Ghost teachers and pupils who have been flocking into schools over the years, which has adversely impacted on the quantity of pupils in the classroom and consequently the quality of education over the years, will now be comprehensively addressed as President Koroma has promised to combat this endemic by stating that “anyone caught (in this act) the appropriate action will be taken.”
In his keynote address over the weekend at the opening of a school named after his mother in Makeni, the president said, “we want the teachers to focus and spend time with their pupils, monitor, grow with them, and show interest and compassion.”
“Teachers should not extort monies from their pupils by asking to pay fees or come with items to school that would pose difficulty for parents. I know that the present state of the country is difficult, but we need to make sacrifices to ensure that we get out of this quagmire,” the president said.
He said, “we are expecting a high level of dedication and concentration in their work as teachers and school administrators.”
He also noted that lots of wrong things are happening in the education sector, and “as a government we are spending lots of money on ghost teacher and if we are paying ghost teachers and not spending the amount we are supposed to spend on education we will not have the extra money to improve the conditions of services for the teachers.”
“We want teachers and proprietors to desist from the ghost teacher business. Now we do not only have ghost teachers we have ghost pupils as well,” the president disclosed.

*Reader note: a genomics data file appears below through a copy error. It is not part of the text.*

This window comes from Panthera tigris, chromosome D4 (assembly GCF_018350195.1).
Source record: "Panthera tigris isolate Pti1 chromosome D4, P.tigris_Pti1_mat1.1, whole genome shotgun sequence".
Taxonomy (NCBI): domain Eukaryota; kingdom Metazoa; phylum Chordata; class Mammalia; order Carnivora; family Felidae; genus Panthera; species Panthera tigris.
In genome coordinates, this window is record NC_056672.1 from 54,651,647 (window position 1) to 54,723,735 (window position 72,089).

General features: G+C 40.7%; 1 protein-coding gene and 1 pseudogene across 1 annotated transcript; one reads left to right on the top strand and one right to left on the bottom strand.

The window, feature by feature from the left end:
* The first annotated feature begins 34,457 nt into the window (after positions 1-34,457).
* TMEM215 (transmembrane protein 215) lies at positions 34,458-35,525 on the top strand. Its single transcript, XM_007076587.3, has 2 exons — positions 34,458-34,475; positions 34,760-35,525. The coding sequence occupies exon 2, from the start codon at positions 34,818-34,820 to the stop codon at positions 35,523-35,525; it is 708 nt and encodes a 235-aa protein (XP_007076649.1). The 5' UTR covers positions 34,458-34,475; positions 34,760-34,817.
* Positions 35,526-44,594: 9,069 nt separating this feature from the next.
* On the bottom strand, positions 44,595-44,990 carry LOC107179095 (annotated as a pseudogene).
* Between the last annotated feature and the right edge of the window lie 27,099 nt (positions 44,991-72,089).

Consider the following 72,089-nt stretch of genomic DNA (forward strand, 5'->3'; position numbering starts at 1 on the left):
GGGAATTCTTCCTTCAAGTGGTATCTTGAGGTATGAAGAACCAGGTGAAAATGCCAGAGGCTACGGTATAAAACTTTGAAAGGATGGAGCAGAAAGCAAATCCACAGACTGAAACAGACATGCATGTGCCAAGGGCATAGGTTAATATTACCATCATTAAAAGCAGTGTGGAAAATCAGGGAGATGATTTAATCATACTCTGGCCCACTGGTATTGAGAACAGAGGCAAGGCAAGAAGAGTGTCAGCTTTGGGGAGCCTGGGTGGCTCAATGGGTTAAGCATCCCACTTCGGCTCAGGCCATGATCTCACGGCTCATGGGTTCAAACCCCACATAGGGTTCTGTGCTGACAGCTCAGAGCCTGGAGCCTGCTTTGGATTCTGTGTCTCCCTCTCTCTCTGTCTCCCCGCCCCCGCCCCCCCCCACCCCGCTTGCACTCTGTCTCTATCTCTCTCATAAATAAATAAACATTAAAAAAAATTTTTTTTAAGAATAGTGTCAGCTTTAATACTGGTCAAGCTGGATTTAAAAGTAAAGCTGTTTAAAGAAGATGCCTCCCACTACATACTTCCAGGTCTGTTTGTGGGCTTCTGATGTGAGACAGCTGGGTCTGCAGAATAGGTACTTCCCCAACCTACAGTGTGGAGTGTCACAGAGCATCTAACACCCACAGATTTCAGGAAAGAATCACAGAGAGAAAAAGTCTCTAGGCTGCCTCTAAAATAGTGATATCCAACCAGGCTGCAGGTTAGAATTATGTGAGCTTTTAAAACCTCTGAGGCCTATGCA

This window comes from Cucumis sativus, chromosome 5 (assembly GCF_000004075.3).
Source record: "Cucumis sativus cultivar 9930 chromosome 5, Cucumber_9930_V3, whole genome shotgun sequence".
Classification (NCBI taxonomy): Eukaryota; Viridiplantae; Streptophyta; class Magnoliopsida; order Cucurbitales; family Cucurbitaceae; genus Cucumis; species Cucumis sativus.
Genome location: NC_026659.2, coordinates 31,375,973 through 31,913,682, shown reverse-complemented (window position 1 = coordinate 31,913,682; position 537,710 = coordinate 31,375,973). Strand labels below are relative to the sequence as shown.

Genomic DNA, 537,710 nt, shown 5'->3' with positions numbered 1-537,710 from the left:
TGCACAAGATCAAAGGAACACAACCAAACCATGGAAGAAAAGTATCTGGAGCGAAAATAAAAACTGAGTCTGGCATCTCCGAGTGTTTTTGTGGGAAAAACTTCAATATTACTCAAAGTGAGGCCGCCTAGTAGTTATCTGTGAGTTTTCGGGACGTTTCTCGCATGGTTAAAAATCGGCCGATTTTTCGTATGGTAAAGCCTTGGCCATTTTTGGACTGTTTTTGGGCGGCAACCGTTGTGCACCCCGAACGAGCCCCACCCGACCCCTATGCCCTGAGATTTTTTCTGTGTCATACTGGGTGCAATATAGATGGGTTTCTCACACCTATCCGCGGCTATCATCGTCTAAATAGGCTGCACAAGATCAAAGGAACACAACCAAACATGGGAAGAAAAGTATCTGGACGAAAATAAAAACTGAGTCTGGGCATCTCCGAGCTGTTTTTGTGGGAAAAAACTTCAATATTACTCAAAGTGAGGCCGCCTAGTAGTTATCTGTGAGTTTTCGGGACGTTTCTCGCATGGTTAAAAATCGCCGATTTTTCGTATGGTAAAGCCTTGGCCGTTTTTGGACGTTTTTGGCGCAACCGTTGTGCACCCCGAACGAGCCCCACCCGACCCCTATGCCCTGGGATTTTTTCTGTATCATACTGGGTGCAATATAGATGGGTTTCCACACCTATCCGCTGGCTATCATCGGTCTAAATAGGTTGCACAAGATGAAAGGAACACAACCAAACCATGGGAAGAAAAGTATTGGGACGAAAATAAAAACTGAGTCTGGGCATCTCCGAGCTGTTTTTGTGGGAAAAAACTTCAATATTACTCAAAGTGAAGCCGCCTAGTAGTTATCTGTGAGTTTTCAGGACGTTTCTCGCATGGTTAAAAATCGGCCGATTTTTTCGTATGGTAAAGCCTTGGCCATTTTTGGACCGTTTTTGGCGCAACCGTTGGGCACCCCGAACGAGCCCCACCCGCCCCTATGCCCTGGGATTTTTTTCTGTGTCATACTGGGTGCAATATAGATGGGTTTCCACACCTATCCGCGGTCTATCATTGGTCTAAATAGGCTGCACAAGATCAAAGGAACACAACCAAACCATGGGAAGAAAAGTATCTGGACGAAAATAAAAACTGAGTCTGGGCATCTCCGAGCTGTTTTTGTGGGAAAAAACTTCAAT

He noted that some school proprietors do inflate the number of their pupils in order to get excess subvention from government.
“We need to put a stop to that because the government is going to monitor schools and their operations,” stressed President Koroma.
“In addition to the ghost teachers and pupils we also have ghost schools as well, these are the corrupt practices that existed in the past, we are trying to stop them but yet they are finding ways to bypass the system, but I’m assuring you that from now on anyone caught the appropriate action will be taken,” President Koroma said authoritatively.
“By next week [this week],” disclosed president Koroma “the anti-corruption legislation would have gone through parliament, and when it has gone through parliament we would not stop at any point, anywhere we have evidence of corruption we will pursue it vigorously,” he said.
“We need to wipe out corruption if we do not wipe it out we will not improve on the conditions of services of the teachers, we will not be able to improve on the facilities that we need to provide for the schools,” the president underscored.
By Ophaniel Gooding